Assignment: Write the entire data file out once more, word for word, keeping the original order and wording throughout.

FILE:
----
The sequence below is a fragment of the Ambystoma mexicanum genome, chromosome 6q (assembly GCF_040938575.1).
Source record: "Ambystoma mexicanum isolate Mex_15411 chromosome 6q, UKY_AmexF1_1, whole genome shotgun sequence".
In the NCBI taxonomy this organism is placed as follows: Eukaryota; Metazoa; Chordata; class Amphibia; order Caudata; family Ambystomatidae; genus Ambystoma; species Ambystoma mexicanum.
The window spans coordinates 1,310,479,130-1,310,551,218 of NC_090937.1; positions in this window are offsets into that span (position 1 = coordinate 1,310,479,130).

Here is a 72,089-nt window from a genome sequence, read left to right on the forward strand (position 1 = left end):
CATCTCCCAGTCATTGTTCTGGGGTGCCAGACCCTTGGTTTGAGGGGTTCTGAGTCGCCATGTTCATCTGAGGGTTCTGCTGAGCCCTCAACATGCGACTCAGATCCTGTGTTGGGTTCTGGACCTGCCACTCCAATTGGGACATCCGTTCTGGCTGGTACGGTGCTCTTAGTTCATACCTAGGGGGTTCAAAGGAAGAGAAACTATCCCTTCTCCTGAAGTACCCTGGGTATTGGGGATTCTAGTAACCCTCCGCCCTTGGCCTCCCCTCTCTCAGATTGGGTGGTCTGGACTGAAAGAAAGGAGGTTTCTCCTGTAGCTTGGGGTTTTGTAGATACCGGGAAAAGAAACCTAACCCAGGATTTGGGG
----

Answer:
The sequence below is a fragment of the Ambystoma mexicanum genome, chromosome 6q (assembly GCF_040938575.1).
Source record: "Ambystoma mexicanum isolate Mex_15411 chromosome 6q, UKY_AmexF1_1, whole genome shotgun sequence".
In the NCBI taxonomy this organism is placed as follows: Eukaryota; Metazoa; Chordata; class Amphibia; order Caudata; family Ambystomatidae; genus Ambystoma; species Ambystoma mexicanum.
The window spans coordinates 1,310,479,130-1,310,551,218 of NC_090937.1; positions in this window are offsets into that span (position 1 = coordinate 1,310,479,130).

Here is a 72,089-nt window from a genome sequence, read left to right on the forward strand (position 1 = left end):
CATCTCCCAGTCATTGTTCTGGGGTGCCAGACCCTTGGTTTGAGGGGTTCTGAGTCGCCATGTTCATCTGAGGGTTCTGCTGAGCCCTCAACATGCGACTCAGATCCTGTGTTGGGTTCTGGACCTGCCACTCCAATTGGGACATCCGTTCTGGCTGGTACGGTGCTCTTAGTTCATACCTAGGGGGTTCAAAGGAAGAGAAACTATCCCTTCTCCTGAAGTACCCTGGGTATTGGGGATTCTAGTAACCCTCCGCCCTTGGCCTCCCCTCTCTCAGATTGGGTGGTCTGGACTGAAAGAAAGGAGGTTTCTCCTGTAGCTTGGGGTTTTGTAGATACCGGGAAAAGAAACCTAACCCAGGATTTGGGG